My oldest daughter is going into 10th grade. School starts next week in our town.
Over the summer her AP world history teacher assigned over 300 pages of reading and a lengthy writing assignment. Her english and biology teacher also assigned summer reading. She has a test during the first week at school.
My other daughter who is 12 had summer work and so did my 8 year old son.
I was an active kid growing up. But I also had free time. I could attend school, play sports and have time to teach myself guitar and play in an awful cover punk band. I hung out with my friends and spent time hacking away on my BMX bike or finding new wheels for my skateboard.
It felt like I had all the time in the world.
It’s fairly obvious my kids are all smarter than me. They certainly get better grades than I did and have a better work ethic. They are also better athletes. Mostly I’m proud they are kind and love each other (even if they want to kill each other and me from time to time).
But I feel like there is tendency to push these kids well beyond what’s necessary and they are racing against the clock.
I need to figure out ways to hit the pause button. Or at least find it.
“So my advice is always pretty much the same – ‘good portrait and documentary photography has very little to do with equipment and technique. Spend a year learning how to use your camera and then devote the rest of your life to learning about people’.”—Phil Kneen
“The best fashion shooter I ever met just had one lens. It was a Hasselblad 150. The front element looked as though someone had put a cigarette out on it. She didn’t own any other lens so she never had to think about which lens she would use or how she would work. She just did her work and it was stellar. No choices, just the right choice. No confusion just vision. Amazing. But now we’re all so fearful we feel like we need to have “all of our bases covered” even when we’re just doing this for fun. That’s why it’s not as much fun.”—The Visual Science Lab.: What I learned when I dragged a Hasselblad on vacation. The myth of perfection.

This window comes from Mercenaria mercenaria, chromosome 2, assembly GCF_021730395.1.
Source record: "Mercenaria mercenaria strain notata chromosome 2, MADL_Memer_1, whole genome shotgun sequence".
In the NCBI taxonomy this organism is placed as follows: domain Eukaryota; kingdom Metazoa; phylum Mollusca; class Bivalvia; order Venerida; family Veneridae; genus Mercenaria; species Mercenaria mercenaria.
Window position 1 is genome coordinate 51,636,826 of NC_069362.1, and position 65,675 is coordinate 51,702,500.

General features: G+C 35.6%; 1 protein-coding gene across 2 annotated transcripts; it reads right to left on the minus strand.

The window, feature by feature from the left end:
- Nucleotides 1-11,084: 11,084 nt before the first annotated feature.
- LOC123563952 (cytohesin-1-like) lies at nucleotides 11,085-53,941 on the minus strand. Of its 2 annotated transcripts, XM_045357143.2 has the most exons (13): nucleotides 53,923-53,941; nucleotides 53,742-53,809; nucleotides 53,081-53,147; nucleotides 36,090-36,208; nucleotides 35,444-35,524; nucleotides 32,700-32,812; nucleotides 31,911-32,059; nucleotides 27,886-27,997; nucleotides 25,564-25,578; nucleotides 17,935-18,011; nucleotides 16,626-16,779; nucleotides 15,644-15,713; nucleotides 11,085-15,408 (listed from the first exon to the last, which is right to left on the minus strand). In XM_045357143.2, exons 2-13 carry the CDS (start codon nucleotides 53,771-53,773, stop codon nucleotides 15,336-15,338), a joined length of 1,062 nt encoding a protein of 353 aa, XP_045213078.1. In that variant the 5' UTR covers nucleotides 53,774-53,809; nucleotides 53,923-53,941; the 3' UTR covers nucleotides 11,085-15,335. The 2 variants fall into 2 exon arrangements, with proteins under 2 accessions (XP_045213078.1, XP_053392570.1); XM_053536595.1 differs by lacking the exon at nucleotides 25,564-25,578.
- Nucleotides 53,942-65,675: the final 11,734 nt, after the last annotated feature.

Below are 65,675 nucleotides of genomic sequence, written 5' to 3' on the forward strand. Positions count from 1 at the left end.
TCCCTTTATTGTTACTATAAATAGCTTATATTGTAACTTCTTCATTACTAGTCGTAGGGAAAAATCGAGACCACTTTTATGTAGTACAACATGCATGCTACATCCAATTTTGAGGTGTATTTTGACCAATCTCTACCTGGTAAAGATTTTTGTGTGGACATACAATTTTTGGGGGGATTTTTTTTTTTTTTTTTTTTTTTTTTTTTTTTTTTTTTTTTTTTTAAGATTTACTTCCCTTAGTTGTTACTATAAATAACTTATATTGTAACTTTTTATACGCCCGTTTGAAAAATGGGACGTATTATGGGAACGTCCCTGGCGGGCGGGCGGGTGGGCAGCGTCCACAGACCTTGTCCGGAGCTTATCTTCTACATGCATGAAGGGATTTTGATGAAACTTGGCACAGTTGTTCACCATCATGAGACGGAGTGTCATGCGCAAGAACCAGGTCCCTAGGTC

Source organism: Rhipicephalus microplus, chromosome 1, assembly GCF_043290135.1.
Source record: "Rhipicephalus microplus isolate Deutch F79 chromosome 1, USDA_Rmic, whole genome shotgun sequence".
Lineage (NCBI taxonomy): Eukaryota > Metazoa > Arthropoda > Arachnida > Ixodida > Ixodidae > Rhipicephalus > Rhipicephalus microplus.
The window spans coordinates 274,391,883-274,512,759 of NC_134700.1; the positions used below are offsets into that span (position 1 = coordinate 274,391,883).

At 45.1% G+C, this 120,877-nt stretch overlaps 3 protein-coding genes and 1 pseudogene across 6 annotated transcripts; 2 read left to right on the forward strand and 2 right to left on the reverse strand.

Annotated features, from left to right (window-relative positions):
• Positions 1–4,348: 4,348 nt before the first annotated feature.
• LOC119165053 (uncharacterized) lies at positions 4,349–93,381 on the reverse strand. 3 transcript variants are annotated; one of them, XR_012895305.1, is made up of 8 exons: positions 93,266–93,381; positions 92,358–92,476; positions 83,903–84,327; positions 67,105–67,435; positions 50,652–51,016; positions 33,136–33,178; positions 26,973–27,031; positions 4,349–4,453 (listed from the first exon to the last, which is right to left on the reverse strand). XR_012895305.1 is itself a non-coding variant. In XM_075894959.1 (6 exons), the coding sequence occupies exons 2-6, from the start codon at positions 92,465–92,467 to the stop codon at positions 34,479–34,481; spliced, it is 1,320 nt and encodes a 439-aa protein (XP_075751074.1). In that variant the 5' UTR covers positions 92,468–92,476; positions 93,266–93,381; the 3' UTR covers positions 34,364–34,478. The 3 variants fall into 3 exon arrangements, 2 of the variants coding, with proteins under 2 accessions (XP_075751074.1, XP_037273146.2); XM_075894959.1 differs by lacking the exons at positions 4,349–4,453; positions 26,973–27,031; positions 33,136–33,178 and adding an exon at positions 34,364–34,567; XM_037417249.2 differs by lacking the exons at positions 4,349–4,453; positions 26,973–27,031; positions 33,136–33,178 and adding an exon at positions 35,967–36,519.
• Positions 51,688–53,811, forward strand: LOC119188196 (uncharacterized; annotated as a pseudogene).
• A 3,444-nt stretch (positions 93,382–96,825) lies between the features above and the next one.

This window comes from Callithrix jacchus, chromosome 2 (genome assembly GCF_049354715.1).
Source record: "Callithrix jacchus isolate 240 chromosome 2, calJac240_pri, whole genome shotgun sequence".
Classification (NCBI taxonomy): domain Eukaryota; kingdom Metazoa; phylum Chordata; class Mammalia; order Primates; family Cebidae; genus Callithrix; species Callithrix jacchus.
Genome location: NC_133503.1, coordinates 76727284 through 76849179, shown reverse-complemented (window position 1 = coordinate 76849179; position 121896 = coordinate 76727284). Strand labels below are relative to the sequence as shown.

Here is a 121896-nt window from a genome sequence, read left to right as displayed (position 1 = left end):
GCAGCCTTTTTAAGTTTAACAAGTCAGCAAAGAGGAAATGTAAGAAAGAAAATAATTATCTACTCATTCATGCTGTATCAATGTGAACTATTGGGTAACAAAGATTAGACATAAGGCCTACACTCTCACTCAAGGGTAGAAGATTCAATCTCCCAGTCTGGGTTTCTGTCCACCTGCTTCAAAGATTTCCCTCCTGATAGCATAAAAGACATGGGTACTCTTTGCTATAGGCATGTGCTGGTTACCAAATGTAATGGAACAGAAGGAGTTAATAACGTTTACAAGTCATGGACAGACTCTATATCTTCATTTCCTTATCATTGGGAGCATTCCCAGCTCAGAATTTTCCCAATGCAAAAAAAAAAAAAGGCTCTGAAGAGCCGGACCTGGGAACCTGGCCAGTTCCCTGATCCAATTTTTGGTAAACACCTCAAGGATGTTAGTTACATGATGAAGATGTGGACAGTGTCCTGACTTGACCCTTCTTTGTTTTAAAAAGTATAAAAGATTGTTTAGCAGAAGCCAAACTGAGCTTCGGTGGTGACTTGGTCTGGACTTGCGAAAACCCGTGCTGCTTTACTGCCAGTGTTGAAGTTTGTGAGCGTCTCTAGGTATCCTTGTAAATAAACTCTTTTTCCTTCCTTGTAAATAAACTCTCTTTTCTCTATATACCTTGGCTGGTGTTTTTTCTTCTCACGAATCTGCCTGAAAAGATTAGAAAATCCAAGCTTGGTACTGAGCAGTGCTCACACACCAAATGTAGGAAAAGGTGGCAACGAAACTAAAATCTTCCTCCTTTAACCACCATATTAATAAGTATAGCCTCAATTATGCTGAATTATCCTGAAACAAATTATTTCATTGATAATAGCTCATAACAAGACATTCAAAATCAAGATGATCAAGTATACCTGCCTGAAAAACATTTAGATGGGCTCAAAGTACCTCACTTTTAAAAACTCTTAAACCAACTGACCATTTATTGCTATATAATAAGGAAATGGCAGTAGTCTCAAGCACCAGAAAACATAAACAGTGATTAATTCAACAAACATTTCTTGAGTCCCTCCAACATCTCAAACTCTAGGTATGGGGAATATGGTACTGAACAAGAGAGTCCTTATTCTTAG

One of the best things about making software for consumers is the complete lack of gatekeeper risk (unless of course you consider net neutrality issues but let’s leave that aside for time being. You already know how i feel about that )
Make great software and the end user can decide if they want it or not. The decision maker and the end user is the same person.
We take this for granted but as many folks know this hasn’t been the case in companies (enterprise), or education or finance and other such markets. In these markets we have typically seen a decision maker who is different than the end user.
This creates a number of issues that impact the design, care and distribution of the product. It also gives rise to a natural gatekeeper.
Back in the day you would hear things like “I can’t use that product because our IT team won’t support it”.
A number of products have been introduced that have enabled their employees to go rogue in effect. And that is a good thing.
End users at companies are basically are making their own decisions. They bought iPhones and brought them to the office. They signed up for dropbox and brought it to the office.
I did that with gmail shortly after we started Spark. We began with MS Exchange and after a year or so I went rogue and moved myself to gmail. Shortly after the rest of the team moved as well.
Trello is a mighty fine example of this. Trello is the best way for anyone to work together on a project. Any project. It’s beautiful, fast and simple. Oh, it’s free too.
I signed up for Trello on my own. I didn’t have to take a “webinar” or ask a sales person to demo it to me. I didn’t have to ask someone to install it and I didn’t need anyone’s permission. Others at Spark made their own decision and suddenly we had Trello boards for all sorts of projects like our annual limited partner meeting, candidates we are recruiting, investments we are considering, marketing initiatives and more.
I also have boards are also linked to folks outside of Spark. And Trello works mighty fine in single player mode as I keep a few Trello boards that I keep just for me.
We are proud investors in Stack and when we saw Trello we became inspired to get involved. A product aimed at end users in any environment without gatekeepers, with natural network effects and one we love using everyday.
But one of my most important criteria is whether I would want to work at this company if I wasn’t a VC.
It’s such a pleasure to have the opportunity to work with cofounders Michael Pryor and Joel Spolsky again along with Neil Rimer at Index who co-led this Series A with Spark. It’s an awesome team and I’m delighted to be part of it.
Go try out Trello for iOS, Android or your good old desktop browser. You’ll love it.
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Update: Read Joel’s post about the Trello backstory here, Michael has a post and the WSJ wrote about the new funding as well.